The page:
September will be a tense month for Kentucky's last abortion clinic, the EMW Women's Surgical Center in Louisville, as it will find out whether it can remain open or not. Supporters of safe access to reproductive health care fear that a legal battle could take away Kentucky's only abortion clinic. Gov. Matt Bevin's administration had ordered the Louisville facility to halt abortion services starting Monday, claiming that it lacks the required transfer agreements in order to facilitate patients in the event of a medical emergency. The center responded with a lawsuit describing the order as "blatantly unconstitutional," according to The Courier-Journal, a Louisville USA Today affiliate.
The New York Times reported that the main figure behind the increasingly hostile measures against abortion-centered health care is Bevin. A staunch opponent of abortion, Bevin is a Republican who lauds himself as "unapologetically pro-life" and is also "pro-family, and pro-second amendment."
There was a time when Kentucky had two centers that provided abortions. The former was in Lexington which announced the termination of its operations this year. The abysmal announcement of the shuttering of EMW Women's Clinic in Lexington was made on Facebook in January. The Kentucky National Organization for Women called the closing of the Lexington clinic a "permanent casualty" of Bevin's actions. Bustle has reached out to Bevin for comment and will update accordingly.
Bevin's anti-abortion legislative efforts include passing a legislation which would not allow abortions after 20 weeks of pregnancy. Perhaps even more disturbing is how Bevin is the same figure behind the bill that required abortion clinics to carry out ultrasounds on the patient. The bill, which can be read here, required that the images and sounds would be described to the patient who can choose to look away or request that the volume of the sounds be lowered. The American Civil Liberties Union contested it by describing it as a violation of an individual's privacy which "compels women to listen to this government-mandated speech while lying captive on the examination table."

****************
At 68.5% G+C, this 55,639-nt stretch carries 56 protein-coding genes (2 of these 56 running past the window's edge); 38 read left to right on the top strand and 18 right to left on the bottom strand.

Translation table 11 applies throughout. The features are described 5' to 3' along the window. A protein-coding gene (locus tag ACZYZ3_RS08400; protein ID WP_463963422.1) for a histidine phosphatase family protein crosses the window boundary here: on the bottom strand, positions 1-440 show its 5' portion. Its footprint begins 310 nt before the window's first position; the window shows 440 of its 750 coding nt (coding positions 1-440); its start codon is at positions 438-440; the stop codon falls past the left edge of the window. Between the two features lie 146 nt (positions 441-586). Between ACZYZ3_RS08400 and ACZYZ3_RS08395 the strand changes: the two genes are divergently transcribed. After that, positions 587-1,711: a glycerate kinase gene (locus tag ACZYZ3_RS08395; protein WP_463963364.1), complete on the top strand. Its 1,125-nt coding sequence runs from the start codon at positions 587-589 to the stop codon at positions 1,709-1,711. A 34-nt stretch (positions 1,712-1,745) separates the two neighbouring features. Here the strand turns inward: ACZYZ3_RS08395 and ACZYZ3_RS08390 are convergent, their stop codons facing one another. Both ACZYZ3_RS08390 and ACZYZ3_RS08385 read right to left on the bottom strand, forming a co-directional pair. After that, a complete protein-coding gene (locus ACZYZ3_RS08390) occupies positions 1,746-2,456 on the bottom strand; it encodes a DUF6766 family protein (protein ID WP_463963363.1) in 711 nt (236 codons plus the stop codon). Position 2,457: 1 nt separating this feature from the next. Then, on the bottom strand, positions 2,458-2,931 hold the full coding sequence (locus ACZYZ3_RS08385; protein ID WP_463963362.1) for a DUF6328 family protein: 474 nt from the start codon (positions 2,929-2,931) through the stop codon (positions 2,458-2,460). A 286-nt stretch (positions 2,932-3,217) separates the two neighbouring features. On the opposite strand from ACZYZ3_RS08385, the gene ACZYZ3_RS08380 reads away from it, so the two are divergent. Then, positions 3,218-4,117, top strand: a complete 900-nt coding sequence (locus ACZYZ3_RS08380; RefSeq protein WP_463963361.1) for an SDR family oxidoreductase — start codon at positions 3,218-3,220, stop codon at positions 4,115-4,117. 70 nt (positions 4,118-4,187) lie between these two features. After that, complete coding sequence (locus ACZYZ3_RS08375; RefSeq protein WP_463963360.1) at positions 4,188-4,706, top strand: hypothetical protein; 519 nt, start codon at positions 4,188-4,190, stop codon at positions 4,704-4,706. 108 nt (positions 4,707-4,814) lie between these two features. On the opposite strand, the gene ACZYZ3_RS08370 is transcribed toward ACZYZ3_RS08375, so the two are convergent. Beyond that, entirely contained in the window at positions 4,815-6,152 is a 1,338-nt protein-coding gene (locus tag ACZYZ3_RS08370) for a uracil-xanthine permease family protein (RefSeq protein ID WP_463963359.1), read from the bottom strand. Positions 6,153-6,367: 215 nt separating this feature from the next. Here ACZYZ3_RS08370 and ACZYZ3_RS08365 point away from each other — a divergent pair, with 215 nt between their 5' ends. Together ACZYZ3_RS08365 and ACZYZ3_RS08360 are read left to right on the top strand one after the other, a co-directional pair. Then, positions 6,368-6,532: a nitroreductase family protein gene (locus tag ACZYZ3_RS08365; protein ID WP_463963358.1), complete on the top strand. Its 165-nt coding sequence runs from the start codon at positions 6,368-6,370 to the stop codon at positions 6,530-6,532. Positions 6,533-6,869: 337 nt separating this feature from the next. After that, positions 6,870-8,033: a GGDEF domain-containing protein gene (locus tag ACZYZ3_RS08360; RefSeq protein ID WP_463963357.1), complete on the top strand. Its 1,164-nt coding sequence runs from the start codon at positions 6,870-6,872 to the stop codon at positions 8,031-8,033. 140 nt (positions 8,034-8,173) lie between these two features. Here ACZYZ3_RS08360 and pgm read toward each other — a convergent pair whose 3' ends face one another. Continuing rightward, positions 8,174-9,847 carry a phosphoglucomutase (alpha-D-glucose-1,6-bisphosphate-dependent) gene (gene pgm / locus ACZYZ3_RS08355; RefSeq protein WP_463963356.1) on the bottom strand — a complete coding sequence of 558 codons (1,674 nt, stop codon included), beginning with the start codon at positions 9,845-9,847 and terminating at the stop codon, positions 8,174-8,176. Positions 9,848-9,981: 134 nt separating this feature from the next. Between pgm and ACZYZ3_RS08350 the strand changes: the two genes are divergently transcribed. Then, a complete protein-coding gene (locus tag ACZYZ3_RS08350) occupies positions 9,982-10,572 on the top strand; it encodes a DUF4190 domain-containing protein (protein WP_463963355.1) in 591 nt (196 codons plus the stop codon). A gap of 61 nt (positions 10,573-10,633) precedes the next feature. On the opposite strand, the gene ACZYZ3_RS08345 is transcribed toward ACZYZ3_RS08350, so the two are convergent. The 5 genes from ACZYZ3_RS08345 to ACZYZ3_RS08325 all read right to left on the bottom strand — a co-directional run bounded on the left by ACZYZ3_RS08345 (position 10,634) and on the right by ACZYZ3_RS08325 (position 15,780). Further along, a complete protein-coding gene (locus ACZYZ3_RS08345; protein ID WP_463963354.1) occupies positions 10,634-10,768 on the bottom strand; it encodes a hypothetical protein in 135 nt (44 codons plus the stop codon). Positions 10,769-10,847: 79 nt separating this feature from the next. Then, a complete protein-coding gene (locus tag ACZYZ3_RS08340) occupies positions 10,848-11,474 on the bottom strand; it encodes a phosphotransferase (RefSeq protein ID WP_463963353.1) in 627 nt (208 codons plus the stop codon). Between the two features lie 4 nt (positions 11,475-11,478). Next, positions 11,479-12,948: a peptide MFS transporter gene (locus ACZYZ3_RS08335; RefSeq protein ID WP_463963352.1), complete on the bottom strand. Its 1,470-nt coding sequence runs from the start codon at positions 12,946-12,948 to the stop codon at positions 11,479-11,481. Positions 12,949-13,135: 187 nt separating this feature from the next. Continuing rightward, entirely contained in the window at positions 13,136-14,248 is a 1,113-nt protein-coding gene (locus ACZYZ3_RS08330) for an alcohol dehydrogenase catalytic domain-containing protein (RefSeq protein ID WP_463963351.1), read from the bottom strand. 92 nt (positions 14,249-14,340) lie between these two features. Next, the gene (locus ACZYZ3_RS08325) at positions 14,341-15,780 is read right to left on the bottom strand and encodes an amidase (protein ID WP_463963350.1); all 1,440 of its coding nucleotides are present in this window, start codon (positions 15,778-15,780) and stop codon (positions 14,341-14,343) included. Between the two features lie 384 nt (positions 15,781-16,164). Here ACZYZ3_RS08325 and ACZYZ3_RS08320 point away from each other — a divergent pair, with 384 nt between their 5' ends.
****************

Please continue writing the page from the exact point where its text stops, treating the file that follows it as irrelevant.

At this moment, Kentucky is one of the seven American states with only one abortion clinic. The other six are West Virginia, Missouri, Mississippi, South Dakota, North Dakota, and Wyoming.
In 2015, Planned Parenthood reported that Kentucky was one of the top 10 states with a high rate of pregnant teens. Although teen pregnancy remains low nationwide, the report showed that Kentucky ranked at number eight in the list, according to findings in the National Campaign to Prevent Teen and Unplanned Pregnancy.
The consequences of removing Kentucky's singular abortion clinic could be devastating for Kentucky residents. With no licensed abortion center, women may have to resort to unsound and potentially fatal methods of abortion-based health care.
The EMW Women's Surgical Center in Louisville is aware of the implications, which is evident and clearly stated in the federal lawsuit. Without a functional facility in the entirety of the state, the suit claimed that "Kentucky women would be left without access to a critical and constitutionally protected medical procedure."